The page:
A spoon in the microwave: Dangerous or not?

There are many rumors surrounding the question of what happens with a spoon in the microwave. Mostly it's about whether a cup or a soup bowl with a spoon inside it can be placed in the microwave. Physically, it explains relatively simply what is triggered by the spoon and what is not.

Metal only specifically in the microwave

When using a microwave, the tendency should be kept not to set all metallic as possible. This applies to both dishes and metal cups as well as cutlery. Metal always reacts to the radiation and in the worst case can be disturbing or even risky.

In the basic principle, the electromagnetic pulses in the microwave cause molecules to vibrate. All liquid constituents of a food and a drink, in particular the water contained, heat up. Metallic objects also heat up in a lesser but more consistent way through molecular motion and, in addition, through derivative function.

Heat distribution and discharge fountains

The classic example of cutlery in the microwave is the teaspoon in the beverage cup. It helps prevent a physical effect that carries the risk of burns. After the heating process, it is possible that when removing the cup hot and splashing fountains arise. A spoon prevents this compensation of uneven heating.

The set or inserted in the cup or bowl spoons takes over the simplified function of a heat spreader and heating distributor. During the process, it heats up more than the liquid that surrounds it. Therefore, care should be taken when removing. The splashing fountains, physically referred to as bumping, are prevented.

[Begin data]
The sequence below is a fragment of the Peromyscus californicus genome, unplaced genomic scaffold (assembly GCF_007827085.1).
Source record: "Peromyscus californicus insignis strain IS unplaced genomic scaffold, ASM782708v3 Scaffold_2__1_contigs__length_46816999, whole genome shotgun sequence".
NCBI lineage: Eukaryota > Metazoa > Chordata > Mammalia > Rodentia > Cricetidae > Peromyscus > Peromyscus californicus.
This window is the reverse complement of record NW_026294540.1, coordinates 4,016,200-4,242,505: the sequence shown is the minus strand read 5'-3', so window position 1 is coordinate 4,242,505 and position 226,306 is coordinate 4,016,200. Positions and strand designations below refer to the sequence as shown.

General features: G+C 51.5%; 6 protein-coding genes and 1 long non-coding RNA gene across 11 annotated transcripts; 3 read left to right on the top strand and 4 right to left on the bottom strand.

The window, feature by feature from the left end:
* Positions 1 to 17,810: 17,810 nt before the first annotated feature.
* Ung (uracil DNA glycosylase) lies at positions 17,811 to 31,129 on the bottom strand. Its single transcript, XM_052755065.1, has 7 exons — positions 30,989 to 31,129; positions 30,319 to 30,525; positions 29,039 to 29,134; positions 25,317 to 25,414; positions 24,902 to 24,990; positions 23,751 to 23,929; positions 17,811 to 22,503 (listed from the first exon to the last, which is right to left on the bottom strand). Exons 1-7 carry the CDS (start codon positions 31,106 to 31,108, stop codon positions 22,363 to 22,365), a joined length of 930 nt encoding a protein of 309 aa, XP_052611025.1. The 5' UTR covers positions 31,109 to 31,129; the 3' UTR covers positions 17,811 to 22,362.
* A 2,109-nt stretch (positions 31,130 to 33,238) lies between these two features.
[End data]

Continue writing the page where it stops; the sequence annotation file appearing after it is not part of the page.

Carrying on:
Electromagnetic properties and effects

In addition to molecular motion, the microwave also generates so-called electrical eddy currents. They generate flowing voltage, which not only has a heating effect, but can also lead to specific sparking.

If two metallic materials are only a few centimeters apart, these sparks can roll over. This also applies to the distance between the interior wall of the microwave and the cutlery. Flashovers cause fire and cocaine.

Tips & Tricks

Always keep the maximum distance between the cutlery and the housing. Unlike a "blunt" spoon, sparking increases when metals with sharp shapes such as forks or knives are in the microwave.

Video Board: What happens to METAL in a MICROWAVE?